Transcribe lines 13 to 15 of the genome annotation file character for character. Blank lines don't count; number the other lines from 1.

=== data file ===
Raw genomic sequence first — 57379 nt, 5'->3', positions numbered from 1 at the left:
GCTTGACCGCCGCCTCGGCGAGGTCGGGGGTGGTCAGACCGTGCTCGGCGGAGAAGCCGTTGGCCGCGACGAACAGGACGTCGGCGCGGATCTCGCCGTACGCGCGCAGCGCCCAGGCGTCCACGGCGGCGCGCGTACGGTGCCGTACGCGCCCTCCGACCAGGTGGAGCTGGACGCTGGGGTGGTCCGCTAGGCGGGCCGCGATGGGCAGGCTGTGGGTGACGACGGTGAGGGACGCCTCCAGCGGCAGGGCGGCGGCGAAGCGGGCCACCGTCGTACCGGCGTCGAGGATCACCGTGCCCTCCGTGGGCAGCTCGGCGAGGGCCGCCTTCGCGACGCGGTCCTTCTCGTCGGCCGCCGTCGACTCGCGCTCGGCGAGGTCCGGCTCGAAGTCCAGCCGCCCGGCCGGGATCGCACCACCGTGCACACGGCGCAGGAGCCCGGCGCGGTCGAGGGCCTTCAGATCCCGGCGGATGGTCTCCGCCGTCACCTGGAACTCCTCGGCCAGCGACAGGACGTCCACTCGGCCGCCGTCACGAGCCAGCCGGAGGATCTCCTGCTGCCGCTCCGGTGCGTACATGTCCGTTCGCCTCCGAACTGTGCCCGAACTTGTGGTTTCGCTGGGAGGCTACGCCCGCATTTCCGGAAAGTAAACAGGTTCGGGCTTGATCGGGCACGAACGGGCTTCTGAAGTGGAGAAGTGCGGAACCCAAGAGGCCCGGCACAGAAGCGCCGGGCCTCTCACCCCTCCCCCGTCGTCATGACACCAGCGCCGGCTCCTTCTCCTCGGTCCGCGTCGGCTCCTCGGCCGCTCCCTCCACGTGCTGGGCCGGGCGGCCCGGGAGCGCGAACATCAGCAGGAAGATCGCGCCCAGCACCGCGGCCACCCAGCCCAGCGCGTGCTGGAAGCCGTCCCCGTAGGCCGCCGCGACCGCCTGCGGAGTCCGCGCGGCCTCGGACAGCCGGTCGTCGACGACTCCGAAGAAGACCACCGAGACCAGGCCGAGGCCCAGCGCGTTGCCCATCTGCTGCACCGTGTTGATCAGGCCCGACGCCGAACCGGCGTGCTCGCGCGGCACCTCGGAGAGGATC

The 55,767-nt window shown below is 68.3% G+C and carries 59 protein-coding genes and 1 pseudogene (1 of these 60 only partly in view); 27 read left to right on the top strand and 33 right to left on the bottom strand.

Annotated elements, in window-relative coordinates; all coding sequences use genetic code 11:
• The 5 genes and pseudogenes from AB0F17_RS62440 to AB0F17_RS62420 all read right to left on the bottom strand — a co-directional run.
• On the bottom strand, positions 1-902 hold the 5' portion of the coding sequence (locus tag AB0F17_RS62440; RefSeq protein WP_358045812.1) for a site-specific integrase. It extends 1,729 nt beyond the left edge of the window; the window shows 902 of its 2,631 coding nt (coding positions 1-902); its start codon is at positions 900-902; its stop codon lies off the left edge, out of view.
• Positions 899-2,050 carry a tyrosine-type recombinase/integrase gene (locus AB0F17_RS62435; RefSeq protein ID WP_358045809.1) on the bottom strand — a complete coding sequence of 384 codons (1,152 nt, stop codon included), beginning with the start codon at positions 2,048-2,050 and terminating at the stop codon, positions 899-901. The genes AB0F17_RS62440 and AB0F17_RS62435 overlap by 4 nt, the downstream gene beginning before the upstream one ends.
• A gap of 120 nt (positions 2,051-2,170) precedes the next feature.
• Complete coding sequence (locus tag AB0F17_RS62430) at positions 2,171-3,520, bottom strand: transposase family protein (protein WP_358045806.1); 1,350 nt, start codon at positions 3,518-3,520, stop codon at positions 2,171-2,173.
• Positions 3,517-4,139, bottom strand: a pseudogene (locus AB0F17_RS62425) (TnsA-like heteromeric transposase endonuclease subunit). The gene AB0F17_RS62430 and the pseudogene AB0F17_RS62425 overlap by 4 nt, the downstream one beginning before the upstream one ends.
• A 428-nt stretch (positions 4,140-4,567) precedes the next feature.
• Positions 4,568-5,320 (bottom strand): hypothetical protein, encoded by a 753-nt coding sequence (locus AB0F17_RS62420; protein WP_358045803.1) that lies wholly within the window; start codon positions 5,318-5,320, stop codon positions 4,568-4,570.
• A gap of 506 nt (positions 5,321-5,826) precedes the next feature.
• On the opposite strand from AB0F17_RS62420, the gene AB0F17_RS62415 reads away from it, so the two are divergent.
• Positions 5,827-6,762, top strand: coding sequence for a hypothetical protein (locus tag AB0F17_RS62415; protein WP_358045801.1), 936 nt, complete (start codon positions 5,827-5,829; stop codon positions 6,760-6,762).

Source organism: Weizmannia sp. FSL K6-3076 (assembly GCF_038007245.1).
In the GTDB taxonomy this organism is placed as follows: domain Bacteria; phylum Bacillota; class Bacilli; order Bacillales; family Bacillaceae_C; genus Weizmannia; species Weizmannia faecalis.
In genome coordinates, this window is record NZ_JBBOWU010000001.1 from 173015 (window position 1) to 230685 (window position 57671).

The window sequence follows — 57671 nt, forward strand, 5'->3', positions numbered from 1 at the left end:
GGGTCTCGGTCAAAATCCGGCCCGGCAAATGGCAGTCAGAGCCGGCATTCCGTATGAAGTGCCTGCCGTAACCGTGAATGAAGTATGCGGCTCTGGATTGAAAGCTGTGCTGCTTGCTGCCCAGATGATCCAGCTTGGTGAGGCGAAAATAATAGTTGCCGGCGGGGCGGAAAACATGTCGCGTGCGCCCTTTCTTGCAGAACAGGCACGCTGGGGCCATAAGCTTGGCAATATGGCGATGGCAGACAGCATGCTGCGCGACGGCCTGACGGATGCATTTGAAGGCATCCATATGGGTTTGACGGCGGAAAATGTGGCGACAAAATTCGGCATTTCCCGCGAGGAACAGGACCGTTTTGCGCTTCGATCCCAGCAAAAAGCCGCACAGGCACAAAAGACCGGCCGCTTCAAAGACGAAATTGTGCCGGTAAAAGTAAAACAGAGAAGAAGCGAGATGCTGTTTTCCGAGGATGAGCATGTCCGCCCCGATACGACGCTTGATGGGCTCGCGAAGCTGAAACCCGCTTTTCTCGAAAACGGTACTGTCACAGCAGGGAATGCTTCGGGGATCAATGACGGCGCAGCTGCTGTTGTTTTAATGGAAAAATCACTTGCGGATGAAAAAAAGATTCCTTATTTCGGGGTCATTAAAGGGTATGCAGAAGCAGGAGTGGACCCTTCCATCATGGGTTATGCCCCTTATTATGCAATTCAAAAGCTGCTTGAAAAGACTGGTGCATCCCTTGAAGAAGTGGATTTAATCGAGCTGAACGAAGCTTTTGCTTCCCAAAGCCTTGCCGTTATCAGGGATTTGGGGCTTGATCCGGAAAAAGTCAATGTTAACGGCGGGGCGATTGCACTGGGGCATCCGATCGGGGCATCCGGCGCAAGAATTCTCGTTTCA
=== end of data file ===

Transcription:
• A gap of 506 nt (positions 5,321-5,826) precedes the next feature.
• On the opposite strand from AB0F17_RS62420, the gene AB0F17_RS62415 reads away from it, so the two are divergent.
• Positions 5,827-6,762, top strand: coding sequence for a hypothetical protein (locus tag AB0F17_RS62415; protein WP_358045801.1), 936 nt, complete (start codon positions 5,827-5,829; stop codon positions 6,760-6,762).